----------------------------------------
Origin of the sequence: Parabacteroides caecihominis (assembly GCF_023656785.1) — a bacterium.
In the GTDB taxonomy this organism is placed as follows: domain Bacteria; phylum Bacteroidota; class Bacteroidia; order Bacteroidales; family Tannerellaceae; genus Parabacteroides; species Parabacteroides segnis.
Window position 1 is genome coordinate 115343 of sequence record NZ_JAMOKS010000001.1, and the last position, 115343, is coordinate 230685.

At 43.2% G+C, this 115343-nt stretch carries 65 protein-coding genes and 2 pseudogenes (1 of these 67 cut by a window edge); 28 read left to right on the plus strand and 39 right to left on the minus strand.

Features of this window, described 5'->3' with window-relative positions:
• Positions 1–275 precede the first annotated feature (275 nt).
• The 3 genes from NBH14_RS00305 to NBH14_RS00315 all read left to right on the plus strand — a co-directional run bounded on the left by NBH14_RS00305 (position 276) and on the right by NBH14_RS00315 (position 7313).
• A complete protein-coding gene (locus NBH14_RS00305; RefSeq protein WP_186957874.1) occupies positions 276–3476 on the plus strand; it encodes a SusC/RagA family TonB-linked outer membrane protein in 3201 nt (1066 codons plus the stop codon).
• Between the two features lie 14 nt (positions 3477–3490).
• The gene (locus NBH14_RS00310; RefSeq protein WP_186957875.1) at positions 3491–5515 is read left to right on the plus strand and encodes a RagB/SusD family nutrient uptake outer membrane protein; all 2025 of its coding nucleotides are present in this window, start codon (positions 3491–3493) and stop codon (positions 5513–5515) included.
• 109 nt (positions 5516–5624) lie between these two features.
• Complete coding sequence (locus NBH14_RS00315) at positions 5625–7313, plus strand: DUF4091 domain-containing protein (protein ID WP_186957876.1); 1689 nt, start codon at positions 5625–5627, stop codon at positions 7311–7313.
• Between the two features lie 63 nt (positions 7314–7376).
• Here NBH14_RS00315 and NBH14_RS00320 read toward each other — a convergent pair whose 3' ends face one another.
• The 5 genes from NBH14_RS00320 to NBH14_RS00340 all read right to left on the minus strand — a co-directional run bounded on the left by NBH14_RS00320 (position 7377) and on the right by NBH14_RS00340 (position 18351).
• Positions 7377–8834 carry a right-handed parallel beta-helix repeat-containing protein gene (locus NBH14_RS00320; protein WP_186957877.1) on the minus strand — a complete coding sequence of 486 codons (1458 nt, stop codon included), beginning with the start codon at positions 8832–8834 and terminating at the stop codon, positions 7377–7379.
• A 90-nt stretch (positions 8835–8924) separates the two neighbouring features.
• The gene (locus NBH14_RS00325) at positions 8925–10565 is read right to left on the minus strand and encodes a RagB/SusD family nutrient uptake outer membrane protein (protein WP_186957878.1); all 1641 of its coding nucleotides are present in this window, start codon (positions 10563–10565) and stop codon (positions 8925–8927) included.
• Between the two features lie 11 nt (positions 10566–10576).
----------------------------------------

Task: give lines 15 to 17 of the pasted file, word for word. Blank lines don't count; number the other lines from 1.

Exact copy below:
• The 5 genes from NBH14_RS00320 to NBH14_RS00340 all read right to left on the minus strand — a co-directional run bounded on the left by NBH14_RS00320 (position 7377) and on the right by NBH14_RS00340 (position 18351).
• Positions 7377–8834 carry a right-handed parallel beta-helix repeat-containing protein gene (locus NBH14_RS00320; protein WP_186957877.1) on the minus strand — a complete coding sequence of 486 codons (1458 nt, stop codon included), beginning with the start codon at positions 8832–8834 and terminating at the stop codon, positions 7377–7379.
• A 90-nt stretch (positions 8835–8924) separates the two neighbouring features.